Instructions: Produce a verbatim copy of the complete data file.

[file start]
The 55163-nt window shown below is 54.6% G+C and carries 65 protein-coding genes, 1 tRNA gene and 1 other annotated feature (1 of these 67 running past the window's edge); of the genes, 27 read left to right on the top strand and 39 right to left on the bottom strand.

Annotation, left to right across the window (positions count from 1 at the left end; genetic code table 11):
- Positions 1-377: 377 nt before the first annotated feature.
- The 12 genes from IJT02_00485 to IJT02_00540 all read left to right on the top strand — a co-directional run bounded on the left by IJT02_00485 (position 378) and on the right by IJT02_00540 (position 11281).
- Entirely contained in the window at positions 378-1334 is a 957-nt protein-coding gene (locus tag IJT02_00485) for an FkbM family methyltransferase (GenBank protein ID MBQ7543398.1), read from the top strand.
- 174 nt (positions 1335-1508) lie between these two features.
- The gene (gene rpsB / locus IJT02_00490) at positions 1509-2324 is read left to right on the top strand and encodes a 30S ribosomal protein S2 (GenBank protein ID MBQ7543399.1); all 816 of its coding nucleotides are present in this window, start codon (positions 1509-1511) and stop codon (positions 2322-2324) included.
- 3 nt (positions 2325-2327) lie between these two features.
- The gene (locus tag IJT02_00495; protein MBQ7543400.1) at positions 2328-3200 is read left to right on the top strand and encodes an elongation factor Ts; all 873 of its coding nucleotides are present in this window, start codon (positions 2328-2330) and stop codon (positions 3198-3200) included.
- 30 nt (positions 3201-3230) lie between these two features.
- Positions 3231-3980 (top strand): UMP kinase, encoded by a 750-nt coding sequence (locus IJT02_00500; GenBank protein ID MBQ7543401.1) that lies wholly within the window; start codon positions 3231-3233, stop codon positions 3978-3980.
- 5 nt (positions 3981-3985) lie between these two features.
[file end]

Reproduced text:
The 55163-nt window shown below is 54.6% G+C and carries 65 protein-coding genes, 1 tRNA gene and 1 other annotated feature (1 of these 67 running past the window's edge); of the genes, 27 read left to right on the top strand and 39 right to left on the bottom strand.

Annotation, left to right across the window (positions count from 1 at the left end; genetic code table 11):
- Positions 1-377: 377 nt before the first annotated feature.
- The 12 genes from IJT02_00485 to IJT02_00540 all read left to right on the top strand — a co-directional run bounded on the left by IJT02_00485 (position 378) and on the right by IJT02_00540 (position 11281).
- Entirely contained in the window at positions 378-1334 is a 957-nt protein-coding gene (locus tag IJT02_00485) for an FkbM family methyltransferase (GenBank protein ID MBQ7543398.1), read from the top strand.
- 174 nt (positions 1335-1508) lie between these two features.
- The gene (gene rpsB / locus IJT02_00490) at positions 1509-2324 is read left to right on the top strand and encodes a 30S ribosomal protein S2 (GenBank protein ID MBQ7543399.1); all 816 of its coding nucleotides are present in this window, start codon (positions 1509-1511) and stop codon (positions 2322-2324) included.
- 3 nt (positions 2325-2327) lie between these two features.
- The gene (locus tag IJT02_00495; protein MBQ7543400.1) at positions 2328-3200 is read left to right on the top strand and encodes an elongation factor Ts; all 873 of its coding nucleotides are present in this window, start codon (positions 2328-2330) and stop codon (positions 3198-3200) included.
- 30 nt (positions 3201-3230) lie between these two features.
- Positions 3231-3980 (top strand): UMP kinase, encoded by a 750-nt coding sequence (locus IJT02_00500; GenBank protein ID MBQ7543401.1) that lies wholly within the window; start codon positions 3231-3233, stop codon positions 3978-3980.
- 5 nt (positions 3981-3985) lie between these two features.